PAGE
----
Harrison was a six-time All-Pro pick, combining with Manning on 953 completions for 12,766 yards and 112 TDs, all league records for a quarterback-receiver duo.

Pace, like Favre in his first year of Hall eligibility, was an imposing left tackle who blocked for the winners of three consecutive NFL MVP awards during his 13-year career, the first dozen with the Rams. He started all 16 games in seven seasons and was an All-Pro five times.

Dungy coached Manning, Harrison and the rest of the Colts to victory in the 2006 Super Bowl, becoming the first black head coach to win the championship. Indianapolis reached the playoffs during every season he was its coach, from 2002-08. In his previous job, he turned around a woebegone Tampa Bay Buccaneers franchise, taking it to four postseason trips in six years.

DeBartolo was elected, fittingly, in the city where he owned the 49ers for nearly a quarter-century. In 1979, two years after buying the team, DeBartolo hired Bill Walsh as coach and drafted quarterback Joe Montana, leading to an unprecedented run of success that included five Super Bowl titles.

DeBartolo became embroiled in the corruption case against former Louisiana Gov. Edwin Edwards and was suspended for the 1999 season by the NFL after being found guilty of failing to report a bribe. After the suspension, DeBartolo gave control of the team to his sister.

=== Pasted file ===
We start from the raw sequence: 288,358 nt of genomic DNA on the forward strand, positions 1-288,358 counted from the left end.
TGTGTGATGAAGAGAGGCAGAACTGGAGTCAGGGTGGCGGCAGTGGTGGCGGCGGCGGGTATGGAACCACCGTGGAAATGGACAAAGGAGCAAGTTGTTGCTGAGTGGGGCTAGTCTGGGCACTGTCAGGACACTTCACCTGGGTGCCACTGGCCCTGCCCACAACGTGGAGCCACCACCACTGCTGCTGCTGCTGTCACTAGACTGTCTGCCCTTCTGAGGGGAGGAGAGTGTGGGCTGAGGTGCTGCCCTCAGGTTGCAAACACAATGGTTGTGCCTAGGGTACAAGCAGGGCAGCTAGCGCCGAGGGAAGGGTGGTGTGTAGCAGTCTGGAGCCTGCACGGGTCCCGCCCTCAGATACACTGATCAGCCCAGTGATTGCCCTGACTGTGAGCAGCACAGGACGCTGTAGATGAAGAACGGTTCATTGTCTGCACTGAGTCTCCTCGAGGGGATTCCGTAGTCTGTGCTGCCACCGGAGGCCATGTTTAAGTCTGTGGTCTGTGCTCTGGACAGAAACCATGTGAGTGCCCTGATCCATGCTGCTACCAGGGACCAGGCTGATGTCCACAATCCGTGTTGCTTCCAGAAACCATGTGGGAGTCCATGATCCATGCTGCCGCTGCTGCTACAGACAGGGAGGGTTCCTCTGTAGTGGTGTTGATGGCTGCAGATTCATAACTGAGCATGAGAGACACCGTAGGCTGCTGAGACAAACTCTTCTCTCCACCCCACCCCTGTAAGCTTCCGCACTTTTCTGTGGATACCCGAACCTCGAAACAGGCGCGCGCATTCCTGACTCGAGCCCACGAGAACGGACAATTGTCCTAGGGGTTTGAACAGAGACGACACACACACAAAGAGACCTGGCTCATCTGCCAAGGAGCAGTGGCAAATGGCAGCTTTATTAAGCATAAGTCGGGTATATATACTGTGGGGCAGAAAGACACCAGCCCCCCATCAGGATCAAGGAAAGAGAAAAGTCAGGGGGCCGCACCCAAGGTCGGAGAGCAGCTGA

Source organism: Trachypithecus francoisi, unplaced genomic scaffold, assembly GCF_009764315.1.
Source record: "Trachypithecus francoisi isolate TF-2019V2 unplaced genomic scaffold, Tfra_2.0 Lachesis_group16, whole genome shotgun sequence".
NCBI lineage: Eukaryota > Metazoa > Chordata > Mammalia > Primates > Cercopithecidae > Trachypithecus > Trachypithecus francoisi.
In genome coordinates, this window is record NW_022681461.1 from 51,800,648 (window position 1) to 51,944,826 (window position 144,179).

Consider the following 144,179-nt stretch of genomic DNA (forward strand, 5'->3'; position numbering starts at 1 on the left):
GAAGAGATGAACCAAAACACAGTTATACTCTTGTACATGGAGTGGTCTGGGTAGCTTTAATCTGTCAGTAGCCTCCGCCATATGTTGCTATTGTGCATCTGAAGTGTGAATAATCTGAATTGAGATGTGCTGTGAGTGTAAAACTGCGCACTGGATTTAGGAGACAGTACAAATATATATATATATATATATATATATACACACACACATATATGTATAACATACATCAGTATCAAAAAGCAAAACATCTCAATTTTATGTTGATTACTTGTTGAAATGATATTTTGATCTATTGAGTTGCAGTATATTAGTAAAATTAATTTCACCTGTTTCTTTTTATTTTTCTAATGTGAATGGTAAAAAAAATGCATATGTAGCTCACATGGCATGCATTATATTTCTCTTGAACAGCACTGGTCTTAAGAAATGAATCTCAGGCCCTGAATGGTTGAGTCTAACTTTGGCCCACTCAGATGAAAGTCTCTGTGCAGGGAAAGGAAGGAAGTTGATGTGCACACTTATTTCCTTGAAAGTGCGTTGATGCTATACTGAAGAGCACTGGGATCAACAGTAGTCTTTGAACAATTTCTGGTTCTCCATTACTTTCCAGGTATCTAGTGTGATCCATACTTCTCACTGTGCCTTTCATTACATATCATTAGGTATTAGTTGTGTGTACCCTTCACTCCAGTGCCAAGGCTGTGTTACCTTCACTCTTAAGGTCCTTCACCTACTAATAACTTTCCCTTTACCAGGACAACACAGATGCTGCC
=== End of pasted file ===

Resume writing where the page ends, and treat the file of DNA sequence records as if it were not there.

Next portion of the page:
Stanfel, who died last year, was a guard for the Detroit Lions and Washington Redskins for a total of seven seasons, earning first-team All-Pro honors five times. While still at top of his game, he retired at age 31 to pursue a coaching career.

MORE NFL: Report: Joe Jacoby falls short in Hall of Fame vote

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The Kapri Bibbs touchdown vs. the Cowboys was the very definition of team football

The Kapri Bibbs touchdown vs. the Cowboys was the very definition of team football

The obsession over how football is a team game, and how all 11 guys on the field matter on every single play, can be nauseating at times.

Plenty of things in an NFL contest happen because of one player beating another player. In other instances, it's about a single dude just absolutely screwing everything up all on his own (most often that dude is Blake Bortles).

But on Kapri Bibbs' 23-yard opening-drive touchdown catch vs. the Cowboys in Week 7, a ton of non-ball-carrying Redskins did in fact chip in to help get Bibbs into the end zone. It was one of those plays that just makes you want to scream FOOTBALLLLLLLLL!!!!!!!!!!

The first two 'Skins who deserve recognition on the score are Shawn Lauvao and Brandon Scherff.

Lauvao, who was returning from injury, leaked out with Scherff and Chase Roullier to serve as Bibbs' personal, giant escorts to the goal line. He then showed excellent awareness to peel back and seal off Dallas D-linemen Antwaun Woods, which ended any hopes of a Cowboy catching Bibbs from behind.

The true hero, though, was Scherff. The human wood chipper got pieces of two opposing linemen before breaking out to the next level, diving and knocking Kavon Frazier out of Bibbs' path. Without Scherff's insane effort, the screen pass doesn't even result in positive yardage, let alone six points.